Park Slope

After seniors evicted, fuming Prospect Park Residence families head to Albany

Brooklyn landlord gave elderly tenants 90 days to get out

February 18, 2016 By Mary Frost Brooklyn Daily Eagle
Friends and relatives of seniors who lived at a once-flourishing long term care facility, Prospect Park Residence (PPR) in Park Slope, are headed to Albany on March 1 to push a bill designed to protect the elderly from predatory landlords.

Friends and relatives of seniors who lived at a once-flourishing long term care facility, Prospect Park Residence (PPR) in Park Slope, are headed to Albany on March 1 to push a bill designed to protect the elderly from predatory landlords.

The families say it’s shocking that the state allows developer seeking to turn senior residences into luxury housing to kick out elderly tenants with only 30 days’ notice.

Only five seniors remain at PPR (and one of them is in the hospital at the moment).

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Roughly 130 elderly residents– many more than 100 years old — were forced out in March 2015 after the facility’s owner Haysha Deitsch gave them just 90 days to find a new home. Deitsch hopes to convert the building to luxury condos, though lawsuits have slowed down his plan.

Even three months’ notice was not enough time to find a new senior facility, says Myra Melamed, whose father passed away in December at the age of 98.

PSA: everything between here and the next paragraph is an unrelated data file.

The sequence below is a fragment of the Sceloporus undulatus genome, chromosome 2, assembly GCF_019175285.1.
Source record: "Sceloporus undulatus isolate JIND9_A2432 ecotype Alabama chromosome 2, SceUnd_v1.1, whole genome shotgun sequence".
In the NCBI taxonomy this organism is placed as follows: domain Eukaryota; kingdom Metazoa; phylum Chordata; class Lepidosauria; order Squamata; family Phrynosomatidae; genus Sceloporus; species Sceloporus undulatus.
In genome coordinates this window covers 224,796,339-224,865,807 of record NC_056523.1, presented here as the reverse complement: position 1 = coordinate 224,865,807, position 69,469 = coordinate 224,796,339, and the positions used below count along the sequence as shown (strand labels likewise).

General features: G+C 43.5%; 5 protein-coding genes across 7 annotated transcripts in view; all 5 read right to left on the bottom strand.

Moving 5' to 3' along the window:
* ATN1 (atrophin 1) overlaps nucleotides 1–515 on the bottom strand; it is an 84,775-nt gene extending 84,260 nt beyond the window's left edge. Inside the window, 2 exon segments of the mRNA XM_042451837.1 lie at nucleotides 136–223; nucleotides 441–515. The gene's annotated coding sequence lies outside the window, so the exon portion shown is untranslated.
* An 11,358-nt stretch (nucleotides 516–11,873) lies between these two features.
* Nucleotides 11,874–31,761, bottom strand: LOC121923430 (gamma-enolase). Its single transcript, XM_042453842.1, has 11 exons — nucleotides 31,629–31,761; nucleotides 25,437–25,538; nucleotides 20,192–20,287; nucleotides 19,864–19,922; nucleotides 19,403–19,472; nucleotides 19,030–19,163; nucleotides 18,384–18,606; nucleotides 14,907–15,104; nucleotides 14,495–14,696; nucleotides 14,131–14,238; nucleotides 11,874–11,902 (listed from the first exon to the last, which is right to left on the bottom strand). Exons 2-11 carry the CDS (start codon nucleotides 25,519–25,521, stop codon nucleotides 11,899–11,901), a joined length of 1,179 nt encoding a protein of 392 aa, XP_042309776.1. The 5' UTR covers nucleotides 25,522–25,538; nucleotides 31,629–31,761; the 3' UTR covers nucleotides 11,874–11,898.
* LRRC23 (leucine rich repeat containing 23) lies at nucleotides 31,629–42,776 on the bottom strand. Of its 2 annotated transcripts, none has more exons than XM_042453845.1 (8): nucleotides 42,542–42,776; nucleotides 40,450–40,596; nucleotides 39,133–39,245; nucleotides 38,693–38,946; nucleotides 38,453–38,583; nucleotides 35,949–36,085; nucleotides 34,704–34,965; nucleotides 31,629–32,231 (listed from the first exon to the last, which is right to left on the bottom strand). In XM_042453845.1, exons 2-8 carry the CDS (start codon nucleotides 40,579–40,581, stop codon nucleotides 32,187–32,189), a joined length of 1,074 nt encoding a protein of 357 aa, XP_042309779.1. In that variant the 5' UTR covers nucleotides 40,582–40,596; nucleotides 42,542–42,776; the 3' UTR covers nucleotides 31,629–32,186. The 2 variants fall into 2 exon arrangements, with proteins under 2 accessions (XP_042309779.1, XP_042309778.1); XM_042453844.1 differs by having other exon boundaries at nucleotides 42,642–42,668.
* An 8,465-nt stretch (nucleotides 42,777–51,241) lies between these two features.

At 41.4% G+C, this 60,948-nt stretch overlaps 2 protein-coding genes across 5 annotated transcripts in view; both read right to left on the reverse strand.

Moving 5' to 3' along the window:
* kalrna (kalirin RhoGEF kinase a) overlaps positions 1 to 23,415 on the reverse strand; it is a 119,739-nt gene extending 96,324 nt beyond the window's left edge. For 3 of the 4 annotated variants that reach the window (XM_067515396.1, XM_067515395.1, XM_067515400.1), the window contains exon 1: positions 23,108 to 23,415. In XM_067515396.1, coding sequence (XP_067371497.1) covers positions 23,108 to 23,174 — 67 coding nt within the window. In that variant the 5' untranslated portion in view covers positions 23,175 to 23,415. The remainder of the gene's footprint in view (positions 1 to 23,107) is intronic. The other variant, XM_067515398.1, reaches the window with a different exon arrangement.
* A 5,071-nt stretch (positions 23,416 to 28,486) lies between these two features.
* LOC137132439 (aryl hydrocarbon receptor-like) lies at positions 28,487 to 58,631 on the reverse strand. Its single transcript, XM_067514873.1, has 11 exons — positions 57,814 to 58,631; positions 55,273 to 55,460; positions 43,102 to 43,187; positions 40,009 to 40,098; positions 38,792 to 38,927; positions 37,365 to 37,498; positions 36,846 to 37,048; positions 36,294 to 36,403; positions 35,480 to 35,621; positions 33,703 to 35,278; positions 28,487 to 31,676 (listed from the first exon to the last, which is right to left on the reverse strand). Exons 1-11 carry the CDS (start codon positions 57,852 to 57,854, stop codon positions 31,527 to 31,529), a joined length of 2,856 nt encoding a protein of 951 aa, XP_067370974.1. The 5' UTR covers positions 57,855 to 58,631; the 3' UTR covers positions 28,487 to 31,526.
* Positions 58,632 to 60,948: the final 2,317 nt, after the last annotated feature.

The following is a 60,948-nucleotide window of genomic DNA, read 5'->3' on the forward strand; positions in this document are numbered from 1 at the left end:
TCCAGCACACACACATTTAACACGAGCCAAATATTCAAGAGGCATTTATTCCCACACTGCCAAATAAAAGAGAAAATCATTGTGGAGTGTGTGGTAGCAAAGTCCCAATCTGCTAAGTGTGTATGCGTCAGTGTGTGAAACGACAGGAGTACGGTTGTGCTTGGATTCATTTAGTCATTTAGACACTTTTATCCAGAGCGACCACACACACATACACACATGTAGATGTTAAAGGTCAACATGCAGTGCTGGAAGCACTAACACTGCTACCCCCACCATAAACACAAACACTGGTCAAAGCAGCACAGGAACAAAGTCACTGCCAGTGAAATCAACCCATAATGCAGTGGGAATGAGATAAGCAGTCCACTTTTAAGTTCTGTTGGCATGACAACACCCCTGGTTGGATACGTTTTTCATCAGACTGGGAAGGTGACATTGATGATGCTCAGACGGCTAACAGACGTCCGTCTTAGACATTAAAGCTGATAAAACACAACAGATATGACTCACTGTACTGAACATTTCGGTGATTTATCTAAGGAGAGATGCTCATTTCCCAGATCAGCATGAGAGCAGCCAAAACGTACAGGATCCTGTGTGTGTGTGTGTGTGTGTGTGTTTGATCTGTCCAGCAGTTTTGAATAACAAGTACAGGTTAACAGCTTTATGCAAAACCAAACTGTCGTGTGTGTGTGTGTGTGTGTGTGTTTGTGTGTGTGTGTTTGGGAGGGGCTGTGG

Melamed said that within a few weeks of receiving eviction notices, services deteriorated and “solicitors were all over the residential floors” at PPR.

“It created such a panic. There are so few options, especially in Brooklyn” for long term care, she said. “Just to get on a waiting list takes a few months, especially for people with dementia.”

After the eviction notices went out, residents complained of harassment, closed-off  rooms, water pouring through leaks in the ceiling, and rotten fruit and cheap food instead of special diets. In January 2015 the facility became infested with bedbugs, families said.


Last summer when the temperatures hit the 90s, state Supreme Court Justice Wayne Saitta ordered the landlord to turn the air conditioner back on.

Melamed said she is going to Albany “because I want some good to come out of what we’ve endured. I’m hoping we can pressure our representatives to fix a gaping hole in protection of the elderly.”

The bill, originally sponsored by former Assemblymember Joan Millman (and now being shepherded by Assemblymember Jo Anne Simon) and state Sen. Kevin Parker in 2014, would create a temporary state commission to study the effects of closures of long term care facilities on their residents and families, and would look into current regulations.

The commission will also study the need to require that facilities alert residents and their families at least a year in advance of the potential closure of the residence. (Closures would not be permitted until a year after the study was completed, in effect creating a two-year moratorium on senior facility closures.)